The charity is asking beach and seagoers to share when they spot either of these marine animals to support ongoing research.

During spring and summer, jellyfish arrive in the UK’s warming waters to feed on plankton blooms or, in fact, anything small enough to get caught. To that extent, jellyfish feed not only on plankton, but also the array of eggs and larvae of fish, crustaceans, starfish and molluscs which rely on plankton as a stage of reproduction.

With healthy fish stocks and rich biodiversity, jellyfish quickly become part of an effective food chain. Everything from tuna to turtles will feed on jellyfish of various sizes, so the population is well controlled. Supported by a rich and diverse ocean ecosystem, jellyfish link the microscopic world of plankton to larger marine animals and the ocean around them.

Jellyfish are especially appealing for marine turtles. Six of the world’s seven marine turtle species have been spotted in UK seas as a result of jellyfish blooms in spring and summer.

The largest sea turtle, and the most common in UK seas, is the leatherback which has a ‘vulnerable’ conservation status. Reporting sightings of these incredible creatures will support the Marine Conservation Society and others in understanding their movements, potential threats and how to better protect them.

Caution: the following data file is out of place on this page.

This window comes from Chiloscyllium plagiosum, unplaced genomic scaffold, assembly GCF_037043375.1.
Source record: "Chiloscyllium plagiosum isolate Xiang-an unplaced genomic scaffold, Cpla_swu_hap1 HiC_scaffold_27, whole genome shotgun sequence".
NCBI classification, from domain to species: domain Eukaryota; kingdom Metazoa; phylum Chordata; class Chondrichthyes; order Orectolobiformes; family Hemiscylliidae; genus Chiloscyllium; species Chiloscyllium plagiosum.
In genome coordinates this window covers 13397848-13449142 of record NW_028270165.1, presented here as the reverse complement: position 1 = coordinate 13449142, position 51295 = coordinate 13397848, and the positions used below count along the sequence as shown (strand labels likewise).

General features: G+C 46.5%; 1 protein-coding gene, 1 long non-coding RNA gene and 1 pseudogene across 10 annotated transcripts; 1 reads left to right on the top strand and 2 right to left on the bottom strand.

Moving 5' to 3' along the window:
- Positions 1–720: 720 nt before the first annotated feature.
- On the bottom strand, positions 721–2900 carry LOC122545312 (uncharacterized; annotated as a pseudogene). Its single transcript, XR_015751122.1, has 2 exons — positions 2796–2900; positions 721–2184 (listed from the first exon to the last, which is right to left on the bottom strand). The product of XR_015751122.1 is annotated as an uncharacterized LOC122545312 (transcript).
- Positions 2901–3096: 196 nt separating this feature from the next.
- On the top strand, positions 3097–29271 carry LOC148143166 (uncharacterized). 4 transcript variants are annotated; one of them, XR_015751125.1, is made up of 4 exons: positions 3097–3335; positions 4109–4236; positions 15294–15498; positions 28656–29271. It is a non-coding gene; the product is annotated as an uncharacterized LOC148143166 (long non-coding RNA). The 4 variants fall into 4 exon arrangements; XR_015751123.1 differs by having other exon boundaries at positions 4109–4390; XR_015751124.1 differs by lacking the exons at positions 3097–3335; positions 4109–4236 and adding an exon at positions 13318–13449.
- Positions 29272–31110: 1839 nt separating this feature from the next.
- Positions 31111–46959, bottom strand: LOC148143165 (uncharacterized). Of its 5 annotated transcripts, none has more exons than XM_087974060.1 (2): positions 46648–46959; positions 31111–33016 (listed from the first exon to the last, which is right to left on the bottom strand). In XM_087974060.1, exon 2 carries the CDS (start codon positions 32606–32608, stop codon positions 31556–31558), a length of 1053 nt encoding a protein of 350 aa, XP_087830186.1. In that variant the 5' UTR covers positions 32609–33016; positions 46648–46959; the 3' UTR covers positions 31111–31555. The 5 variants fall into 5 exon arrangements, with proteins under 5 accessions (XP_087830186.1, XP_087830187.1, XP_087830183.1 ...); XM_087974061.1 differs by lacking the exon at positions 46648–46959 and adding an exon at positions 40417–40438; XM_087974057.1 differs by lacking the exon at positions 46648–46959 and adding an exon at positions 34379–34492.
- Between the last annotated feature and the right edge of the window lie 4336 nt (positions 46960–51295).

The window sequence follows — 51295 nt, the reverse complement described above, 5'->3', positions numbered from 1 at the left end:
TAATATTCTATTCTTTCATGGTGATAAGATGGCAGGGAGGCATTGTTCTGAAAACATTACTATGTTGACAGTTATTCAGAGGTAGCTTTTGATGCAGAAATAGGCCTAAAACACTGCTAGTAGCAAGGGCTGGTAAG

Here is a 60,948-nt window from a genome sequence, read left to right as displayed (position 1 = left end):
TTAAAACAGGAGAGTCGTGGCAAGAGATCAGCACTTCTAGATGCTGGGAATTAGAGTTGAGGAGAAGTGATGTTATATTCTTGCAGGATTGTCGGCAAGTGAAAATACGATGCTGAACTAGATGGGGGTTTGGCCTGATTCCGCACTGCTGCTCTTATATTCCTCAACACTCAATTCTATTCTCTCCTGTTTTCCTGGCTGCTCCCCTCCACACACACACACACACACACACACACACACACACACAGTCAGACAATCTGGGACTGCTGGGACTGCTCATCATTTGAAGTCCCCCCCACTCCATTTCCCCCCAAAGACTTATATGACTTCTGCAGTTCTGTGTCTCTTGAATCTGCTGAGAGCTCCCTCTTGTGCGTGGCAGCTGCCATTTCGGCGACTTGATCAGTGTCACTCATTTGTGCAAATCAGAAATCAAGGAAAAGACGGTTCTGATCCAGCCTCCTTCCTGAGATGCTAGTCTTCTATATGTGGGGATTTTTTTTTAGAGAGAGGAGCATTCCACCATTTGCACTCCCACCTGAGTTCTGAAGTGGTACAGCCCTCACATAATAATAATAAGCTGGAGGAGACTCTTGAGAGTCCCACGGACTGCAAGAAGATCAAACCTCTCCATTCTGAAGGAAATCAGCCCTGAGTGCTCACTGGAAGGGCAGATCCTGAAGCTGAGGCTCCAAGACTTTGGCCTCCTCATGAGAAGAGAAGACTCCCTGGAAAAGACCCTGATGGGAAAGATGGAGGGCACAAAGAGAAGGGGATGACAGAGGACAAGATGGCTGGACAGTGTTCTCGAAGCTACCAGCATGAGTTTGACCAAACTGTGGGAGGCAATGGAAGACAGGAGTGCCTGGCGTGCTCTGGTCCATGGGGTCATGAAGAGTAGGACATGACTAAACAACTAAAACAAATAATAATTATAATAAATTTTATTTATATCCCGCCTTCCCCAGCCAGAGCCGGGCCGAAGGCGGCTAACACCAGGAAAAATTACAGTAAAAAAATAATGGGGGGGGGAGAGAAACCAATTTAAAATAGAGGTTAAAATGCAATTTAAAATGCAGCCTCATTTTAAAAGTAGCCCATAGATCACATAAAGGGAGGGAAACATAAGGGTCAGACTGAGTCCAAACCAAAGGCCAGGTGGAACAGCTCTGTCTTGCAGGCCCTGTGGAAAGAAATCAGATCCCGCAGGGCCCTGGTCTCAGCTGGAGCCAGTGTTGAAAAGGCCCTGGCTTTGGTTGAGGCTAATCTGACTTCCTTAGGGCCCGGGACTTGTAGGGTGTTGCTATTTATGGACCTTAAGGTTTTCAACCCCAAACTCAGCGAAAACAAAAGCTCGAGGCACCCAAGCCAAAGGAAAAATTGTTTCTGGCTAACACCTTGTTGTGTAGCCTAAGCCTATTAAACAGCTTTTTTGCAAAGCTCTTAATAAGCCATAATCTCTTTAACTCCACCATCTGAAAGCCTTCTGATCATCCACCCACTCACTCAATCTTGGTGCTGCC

Amy Pilsbury, Citizen Science Project Lead at the Marine Conservation Society, said:“For more than 17 years, beachgoers across the UK have been contributing to scientific research by sharing their wildlife sightings with us. It’s a key part of our work and plays a vital role in better understanding and protecting our ocean.”

In 2014, with partners from the University of Exeter, the Marine Conservation Society published the first paper from the survey data, confirming key information about UK jellyfish and including the first distribution maps of the surveyed species.

Since the 2014 paper, the wildlife sightings project has recorded notable events such as massive and extensive annual blooms of barrel jellyfish and several summers of Portuguese Man o’ War mass strandings.

The charity continues to run its wildlife sightings project to see what happens to the distribution and frequency of mass jellyfish blooms over time. The data will help to explore any links jellyfish blooms have with big-picture factors such as climate change.

Jellyfish can be spotted year-round in UK seas, but larger blooms are more likely to appear in spring, lasting through until autumn. Jellyfish sighting records from 2021 suggest that compass jellyfish are the most common around UK shores, making up 36% of reported sightings.

Jellyfish species Percentage of sightings reported
Compass jellyfish 36%
Moon jellyfish 17%
Lion’s mane jellyfish 15%
Barrel jellyfish 14%
Blue jellyfish 9%
Portuguese Man o’ War 6%
Mauve stinger 2%
By the wind sailor 1%

For more information on how to identify jellyfish and turtles, and to report a sighting, please visit the Marine Conservation Society’s website.